http://jac.oxfordjournals.org/cgi/conte ... t/56/3/544
JAC Advance Access originally published online on July 22, 2005
Journal of Antimicrobial Chemotherapy 2005 56(3):544-551; doi:10.1093/jac/dki255
Assessment of the fitness impacts on Escherichia coli of acquisition of antibiotic resistance genes encoded by different types of genetic element
V. I. Enne1,*, A. A. Delsol2, G. R. Davis1, S. L. Hayward1, J. M. Roe2 and P. M. Bennett1
1 Bristol Centre for Antimicrobial Research, Department of Pathology and Microbiology, University of Bristol, Medical Sciences Building, University Walk, Bristol BS8 1TD, UK; 2 Division of Animal Health and Husbandry, Department of Clinical Veterinary Science, University of Bristol, Langford BS40 5DU, UK
Received 4 March 2005; returned 27 April 2005; revised 3 June 2005; accepted 23 June 2005
* Corresponding author. Tel: +44-117-9287522; Fax: +44-117-9287896; E-mail: email@example.com
Objectives: Little is known of the fitness cost that antibiotic resistance exerts on wild-type bacteria, especially in their natural environments. We therefore examined the fitness costs that several antibiotic resistance elements imposed on a wild-type Escherichia coli isolate, both in the laboratory and in a pig gut colonization model.
Methods: Plasmid R46, Tn1 and Tn7 and a K42R RpsL substitution were separately introduced into E. coli 345-2 RifC, a rifampicin-resistant derivative of a recent porcine isolate. The insertion site of Tn1 was determined by DNA sequencing. The fitness cost of each resistance element was assessed in vitro by pairwise growth competition and in vivo by regularly monitoring the recovery of strains from faeces for 21 days following oral inoculation of organic piglets. Each derivative of 345-2 RifC carrying a resistance element was grown in antibiotic-free broth for 200 generations and the experiments to assess fitness were repeated.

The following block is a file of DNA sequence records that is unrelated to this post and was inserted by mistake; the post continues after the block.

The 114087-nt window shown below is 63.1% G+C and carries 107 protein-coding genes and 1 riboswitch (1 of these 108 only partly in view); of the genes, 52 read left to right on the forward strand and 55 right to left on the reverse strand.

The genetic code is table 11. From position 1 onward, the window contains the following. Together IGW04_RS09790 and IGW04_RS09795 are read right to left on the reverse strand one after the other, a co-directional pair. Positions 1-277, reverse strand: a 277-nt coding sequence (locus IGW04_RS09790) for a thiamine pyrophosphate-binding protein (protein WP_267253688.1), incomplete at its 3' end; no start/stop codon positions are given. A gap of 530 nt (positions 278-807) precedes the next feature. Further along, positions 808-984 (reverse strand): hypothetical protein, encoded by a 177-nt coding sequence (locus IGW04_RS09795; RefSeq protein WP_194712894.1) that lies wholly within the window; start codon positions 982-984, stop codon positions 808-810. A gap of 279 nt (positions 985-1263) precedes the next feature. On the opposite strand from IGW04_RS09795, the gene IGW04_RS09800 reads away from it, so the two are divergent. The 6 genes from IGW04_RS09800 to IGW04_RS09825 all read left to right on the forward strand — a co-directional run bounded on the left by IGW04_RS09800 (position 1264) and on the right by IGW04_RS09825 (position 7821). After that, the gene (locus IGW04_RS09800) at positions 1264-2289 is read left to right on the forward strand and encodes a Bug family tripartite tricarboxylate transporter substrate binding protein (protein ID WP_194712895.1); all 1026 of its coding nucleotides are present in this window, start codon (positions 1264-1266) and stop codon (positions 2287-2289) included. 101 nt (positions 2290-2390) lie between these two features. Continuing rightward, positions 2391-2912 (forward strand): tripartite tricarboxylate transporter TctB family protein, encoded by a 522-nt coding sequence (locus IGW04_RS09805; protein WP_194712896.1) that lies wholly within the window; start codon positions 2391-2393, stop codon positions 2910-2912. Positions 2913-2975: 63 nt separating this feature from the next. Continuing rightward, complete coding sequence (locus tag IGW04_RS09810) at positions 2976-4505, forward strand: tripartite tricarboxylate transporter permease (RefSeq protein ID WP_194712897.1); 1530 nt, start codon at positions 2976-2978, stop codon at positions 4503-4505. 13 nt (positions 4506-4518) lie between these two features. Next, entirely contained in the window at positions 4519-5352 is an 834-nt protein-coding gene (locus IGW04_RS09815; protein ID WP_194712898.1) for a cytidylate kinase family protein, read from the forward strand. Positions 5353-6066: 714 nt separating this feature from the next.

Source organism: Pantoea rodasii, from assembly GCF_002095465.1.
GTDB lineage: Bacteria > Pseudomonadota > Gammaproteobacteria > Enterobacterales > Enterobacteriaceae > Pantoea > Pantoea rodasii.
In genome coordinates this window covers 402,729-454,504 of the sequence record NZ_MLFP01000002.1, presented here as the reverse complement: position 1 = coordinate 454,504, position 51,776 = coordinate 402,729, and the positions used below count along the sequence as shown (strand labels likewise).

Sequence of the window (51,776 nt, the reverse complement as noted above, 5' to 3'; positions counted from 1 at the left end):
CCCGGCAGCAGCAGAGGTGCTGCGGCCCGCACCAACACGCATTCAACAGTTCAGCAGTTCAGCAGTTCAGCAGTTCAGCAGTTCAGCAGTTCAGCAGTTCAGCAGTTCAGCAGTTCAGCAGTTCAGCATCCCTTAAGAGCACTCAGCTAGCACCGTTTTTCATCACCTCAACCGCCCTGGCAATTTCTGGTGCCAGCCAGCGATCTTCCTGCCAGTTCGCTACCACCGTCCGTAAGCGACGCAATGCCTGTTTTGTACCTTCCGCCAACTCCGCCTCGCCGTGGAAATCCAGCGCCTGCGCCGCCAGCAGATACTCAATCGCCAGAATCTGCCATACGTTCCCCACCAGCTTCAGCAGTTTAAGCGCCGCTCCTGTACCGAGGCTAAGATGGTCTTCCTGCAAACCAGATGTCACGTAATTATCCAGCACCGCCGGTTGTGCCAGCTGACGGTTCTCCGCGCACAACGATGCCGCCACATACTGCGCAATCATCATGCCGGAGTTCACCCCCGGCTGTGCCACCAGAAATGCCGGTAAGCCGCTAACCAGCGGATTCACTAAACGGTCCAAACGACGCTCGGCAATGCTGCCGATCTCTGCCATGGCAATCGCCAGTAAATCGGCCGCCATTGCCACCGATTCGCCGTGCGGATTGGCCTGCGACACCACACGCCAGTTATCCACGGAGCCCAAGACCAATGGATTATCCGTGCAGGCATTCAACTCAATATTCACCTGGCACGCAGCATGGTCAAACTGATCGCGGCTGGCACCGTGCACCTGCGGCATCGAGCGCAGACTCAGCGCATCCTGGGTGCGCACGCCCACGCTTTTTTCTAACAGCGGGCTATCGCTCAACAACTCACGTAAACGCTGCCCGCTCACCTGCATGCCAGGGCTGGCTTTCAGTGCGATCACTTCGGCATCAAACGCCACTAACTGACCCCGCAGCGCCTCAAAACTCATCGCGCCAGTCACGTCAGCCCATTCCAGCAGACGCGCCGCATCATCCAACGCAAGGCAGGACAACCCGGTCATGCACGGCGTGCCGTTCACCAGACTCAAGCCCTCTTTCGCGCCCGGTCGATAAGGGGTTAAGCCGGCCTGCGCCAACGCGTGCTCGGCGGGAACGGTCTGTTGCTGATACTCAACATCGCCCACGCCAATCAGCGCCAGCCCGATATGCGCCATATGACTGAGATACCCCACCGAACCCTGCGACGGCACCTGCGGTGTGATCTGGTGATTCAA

Results: RpsL K42R was found to impose a small fitness cost on E. coli 345-2 RifC in vitro but did not compromise survival in vivo. R46 imposed a cost both before and after laboratory passage in vitro, but only the pre-passage strain was at a disadvantage in vivo
. The post-passage isolate had an advantage in pigs.
Acquisition of Tn7 had no impact on the fitness of E. coli 345-2 RifC. Two derivatives containing Tn1 were isolated and, in both cases, the transposon inserted into the same cryptic chromosomal sequence. Acquisition of Tn1 improved fitness of E. coli 345-2 RifC in vitro and in vivo in the case of the first derivative, but in the case of a second, independent derivative, Tn1 had a neutral effect on fitness.
Conclusions: The fitness impact
imposed on E. coli 345-2 RifC by carriage of antibiotic resistance elements was generally low or non-existent, suggesting that once established, resistance may be difficult to eliminate through reduction in prescribing alone.
(I added the bold type for emphasis. Resistant strains may be at a disadvantage in the lab, but not in the host animal or human. Also note that the paper says it may be difficult to get rid of the resistant strains once they are established, so contrary to what you might believe, they aren't reverting quickly to non-resistant strains even when the antibiotic use stops.)